Preliminary study of faecal cortisol and corticosterone as an index of acute cortisol secretion in the koala (Phascolarctos cinereus)
SD Johnston,a,* RA Booth,b M Pyne,b T Keeley,d JT Mackie,e L Hulsee and W Ellisf
a Wildlife Biology Unit, School of Agriculture and Food Science, The University of Queensland, Gatton 4343, Australia;
b Manly Road Veterinary Hospital, Manly West, NSW, Australia
c Currumbin Wildlife Sanctuary, Currumbin, Queensland, Australia
d Wildlife Reproduction Centre, Taronga Conservation Society Australia, Dubbo, NSW, Australia
e Gribbles Veterinary Pathology, Clayton, Victoria, Australia
f Centre for Mined Land Rehabilitation, Sustainable Minerals Institute, The University of Queensland, St Lucia, Australia
Background Stress can play a role in disease incidence in all species via immunosuppression and has been implicated as a contributing factor in significant infectious diseases of koalas. Faecal cortisol measurement may represent a non-invasive methodology for quantifying stress in koalas.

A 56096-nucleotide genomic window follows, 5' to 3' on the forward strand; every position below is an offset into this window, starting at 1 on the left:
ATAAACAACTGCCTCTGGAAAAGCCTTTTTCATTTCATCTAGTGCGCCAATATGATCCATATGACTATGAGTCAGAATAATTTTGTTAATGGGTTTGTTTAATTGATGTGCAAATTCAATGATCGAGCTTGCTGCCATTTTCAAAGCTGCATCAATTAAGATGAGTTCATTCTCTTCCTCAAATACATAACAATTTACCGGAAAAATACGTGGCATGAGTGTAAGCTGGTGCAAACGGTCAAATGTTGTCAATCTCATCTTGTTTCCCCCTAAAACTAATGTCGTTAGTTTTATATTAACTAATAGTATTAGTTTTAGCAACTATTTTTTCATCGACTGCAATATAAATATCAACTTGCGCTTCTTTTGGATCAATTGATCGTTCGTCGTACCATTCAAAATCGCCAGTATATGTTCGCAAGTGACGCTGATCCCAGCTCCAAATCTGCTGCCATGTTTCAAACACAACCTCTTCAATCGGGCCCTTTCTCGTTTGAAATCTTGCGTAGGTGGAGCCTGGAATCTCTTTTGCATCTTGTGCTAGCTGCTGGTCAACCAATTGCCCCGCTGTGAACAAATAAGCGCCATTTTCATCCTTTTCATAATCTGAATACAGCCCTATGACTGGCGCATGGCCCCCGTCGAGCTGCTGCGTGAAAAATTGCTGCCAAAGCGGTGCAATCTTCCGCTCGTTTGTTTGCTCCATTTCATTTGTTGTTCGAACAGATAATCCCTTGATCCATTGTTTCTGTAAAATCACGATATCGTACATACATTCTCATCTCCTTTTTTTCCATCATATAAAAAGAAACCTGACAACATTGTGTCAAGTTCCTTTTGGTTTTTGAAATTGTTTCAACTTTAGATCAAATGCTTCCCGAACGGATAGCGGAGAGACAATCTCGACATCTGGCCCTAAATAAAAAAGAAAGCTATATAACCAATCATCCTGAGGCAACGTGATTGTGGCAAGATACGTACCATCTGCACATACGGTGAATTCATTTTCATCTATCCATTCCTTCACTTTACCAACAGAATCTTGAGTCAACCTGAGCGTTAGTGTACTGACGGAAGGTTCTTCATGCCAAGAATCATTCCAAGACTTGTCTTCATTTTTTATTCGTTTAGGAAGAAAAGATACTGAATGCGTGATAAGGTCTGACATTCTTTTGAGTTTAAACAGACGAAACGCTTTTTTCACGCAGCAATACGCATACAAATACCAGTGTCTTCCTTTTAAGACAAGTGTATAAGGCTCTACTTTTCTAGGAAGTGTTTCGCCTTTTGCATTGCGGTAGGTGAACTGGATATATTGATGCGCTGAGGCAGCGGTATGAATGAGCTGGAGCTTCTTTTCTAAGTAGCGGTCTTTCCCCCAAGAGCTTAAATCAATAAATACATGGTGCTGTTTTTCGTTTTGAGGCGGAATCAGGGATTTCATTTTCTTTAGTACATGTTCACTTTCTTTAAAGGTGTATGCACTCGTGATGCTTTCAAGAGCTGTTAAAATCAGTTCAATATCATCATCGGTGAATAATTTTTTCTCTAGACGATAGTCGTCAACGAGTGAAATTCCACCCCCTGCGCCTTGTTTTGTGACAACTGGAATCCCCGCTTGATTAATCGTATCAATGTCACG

Methods We used an ACTH (adrenocorticotropic hormone) stimulation test (10 IU) to induce sustained secretion of cortisol, which was measured in serum samples from four koalas and subsequently it was attempted to locate a corresponding elevation in either cortisol or corticosterone measurements within the faeces.
Results Although ACTH administration resulted in an elevation of serum cortisol for at least 4 h post injection, it was not possible to identify a corresponding peak in corticosterone or cortisol concentrations in extracts from the faeces, consistent with the known gut transit time of the koala.
Conclusion Faecal cortisol and corticosterone metabolites may not be reliable indices of acute changes in cortisol secretion in the koala and studies that attempt to use faecal cortisol as an index of stress will need to be interpreted with caution.